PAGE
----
have an intolerance to some sugars, contact your
doctor before taking this medicine.
3. How to take Tenif
Always take this medicine exactly as your doctor
or pharmacist has told you. Check with your
doctor or pharmacist if you are not sure.
• S
 wallow the capsules with a drink of water.
• Your doctor or pharmacist will tell you how
many capsules to take each day and when to
take them. Also read the label on the carton.
Adults with high blood pressure
(hypertension)
The recommended dose is one capsule each day.
Adults with chest pain (angina)
The recommended dose is one capsule every
12 hours.
Older people (aged over 65 years)
High blood pressure (hypertension): The dose
should not be more than one capsule each day.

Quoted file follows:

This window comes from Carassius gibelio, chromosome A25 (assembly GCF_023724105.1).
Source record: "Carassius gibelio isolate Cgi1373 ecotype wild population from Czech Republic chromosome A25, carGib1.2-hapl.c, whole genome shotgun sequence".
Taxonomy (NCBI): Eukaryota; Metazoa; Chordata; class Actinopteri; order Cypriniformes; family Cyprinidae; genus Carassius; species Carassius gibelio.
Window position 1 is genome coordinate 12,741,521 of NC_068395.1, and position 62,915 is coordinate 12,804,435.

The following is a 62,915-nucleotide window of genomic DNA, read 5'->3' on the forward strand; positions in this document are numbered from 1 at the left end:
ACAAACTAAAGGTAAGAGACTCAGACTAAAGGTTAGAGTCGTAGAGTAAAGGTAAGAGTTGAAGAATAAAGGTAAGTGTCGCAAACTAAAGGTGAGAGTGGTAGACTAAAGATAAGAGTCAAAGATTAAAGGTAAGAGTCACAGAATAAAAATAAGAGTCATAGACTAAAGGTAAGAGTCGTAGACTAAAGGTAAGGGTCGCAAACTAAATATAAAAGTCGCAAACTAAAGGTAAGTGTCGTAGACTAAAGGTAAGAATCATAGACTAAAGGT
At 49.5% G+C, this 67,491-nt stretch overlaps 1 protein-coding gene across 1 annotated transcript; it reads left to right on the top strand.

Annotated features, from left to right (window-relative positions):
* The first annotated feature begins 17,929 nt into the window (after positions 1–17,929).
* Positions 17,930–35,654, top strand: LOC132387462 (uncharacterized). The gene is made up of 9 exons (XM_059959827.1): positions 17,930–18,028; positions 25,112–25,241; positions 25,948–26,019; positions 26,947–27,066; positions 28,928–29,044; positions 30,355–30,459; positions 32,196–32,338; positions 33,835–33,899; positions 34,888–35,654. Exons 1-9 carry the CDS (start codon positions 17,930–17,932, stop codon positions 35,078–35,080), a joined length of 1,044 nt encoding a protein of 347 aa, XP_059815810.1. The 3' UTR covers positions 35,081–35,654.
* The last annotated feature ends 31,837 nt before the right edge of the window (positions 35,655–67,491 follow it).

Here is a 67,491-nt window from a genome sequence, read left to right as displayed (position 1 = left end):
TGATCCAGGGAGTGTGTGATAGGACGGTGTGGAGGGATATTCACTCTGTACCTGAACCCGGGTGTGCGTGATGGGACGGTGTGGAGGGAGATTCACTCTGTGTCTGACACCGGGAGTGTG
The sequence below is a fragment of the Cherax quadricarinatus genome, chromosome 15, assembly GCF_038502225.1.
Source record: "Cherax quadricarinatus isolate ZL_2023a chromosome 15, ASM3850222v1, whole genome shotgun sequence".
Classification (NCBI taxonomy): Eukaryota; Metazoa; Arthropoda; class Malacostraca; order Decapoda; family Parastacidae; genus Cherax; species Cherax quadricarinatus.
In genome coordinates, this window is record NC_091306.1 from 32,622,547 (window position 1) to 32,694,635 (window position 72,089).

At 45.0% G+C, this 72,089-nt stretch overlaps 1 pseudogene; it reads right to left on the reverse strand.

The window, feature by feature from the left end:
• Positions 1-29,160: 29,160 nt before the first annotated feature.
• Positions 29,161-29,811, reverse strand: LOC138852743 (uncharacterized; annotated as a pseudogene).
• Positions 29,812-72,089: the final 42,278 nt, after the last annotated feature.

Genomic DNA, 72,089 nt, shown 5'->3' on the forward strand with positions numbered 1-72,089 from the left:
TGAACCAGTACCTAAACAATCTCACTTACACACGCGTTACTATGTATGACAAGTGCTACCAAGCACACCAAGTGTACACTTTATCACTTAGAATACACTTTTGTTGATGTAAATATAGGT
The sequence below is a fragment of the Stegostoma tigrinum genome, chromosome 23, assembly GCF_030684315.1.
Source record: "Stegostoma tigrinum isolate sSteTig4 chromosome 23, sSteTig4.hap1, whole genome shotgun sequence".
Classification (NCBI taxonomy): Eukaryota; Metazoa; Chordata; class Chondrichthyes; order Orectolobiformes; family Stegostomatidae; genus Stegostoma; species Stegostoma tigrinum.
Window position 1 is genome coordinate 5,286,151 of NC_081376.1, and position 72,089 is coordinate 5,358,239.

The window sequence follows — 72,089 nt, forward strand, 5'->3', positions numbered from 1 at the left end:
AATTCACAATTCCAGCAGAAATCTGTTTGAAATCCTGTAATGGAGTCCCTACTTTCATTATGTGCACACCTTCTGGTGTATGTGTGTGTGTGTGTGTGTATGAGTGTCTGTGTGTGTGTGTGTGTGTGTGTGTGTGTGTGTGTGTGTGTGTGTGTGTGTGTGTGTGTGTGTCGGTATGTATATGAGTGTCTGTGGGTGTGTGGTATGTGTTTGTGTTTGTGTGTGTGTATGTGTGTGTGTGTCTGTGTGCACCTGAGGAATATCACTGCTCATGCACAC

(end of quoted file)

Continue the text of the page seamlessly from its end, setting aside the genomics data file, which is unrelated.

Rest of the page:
Chest pain (angina): The dose should not be more
than one capsule every 12 hours.
People with liver problems
The dose should not be more than one capsule
each day.
Use in children
This medicine must never be given to children.
If you take more Tenif than you should
If you have taken more of your medicine than
prescribed by your doctor, tell your doctor or go to
the nearest hospital casualty department straight
away. Take the medicine packaging with you.
If you forget to take Tenif
If you forget to take a dose, take it as soon as
you remember. If it is almost time to take the next
dose, wait until then. Do not take a double dose
to make up for the forgotten dose.

JL

UK
01
28 October 2015

14:14

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1282

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If you stop taking Tenif
Do not stop taking this medicine without first
talking to your doctor. In some cases, you may
need to stop taking it gradually.
If you have any further questions on the use of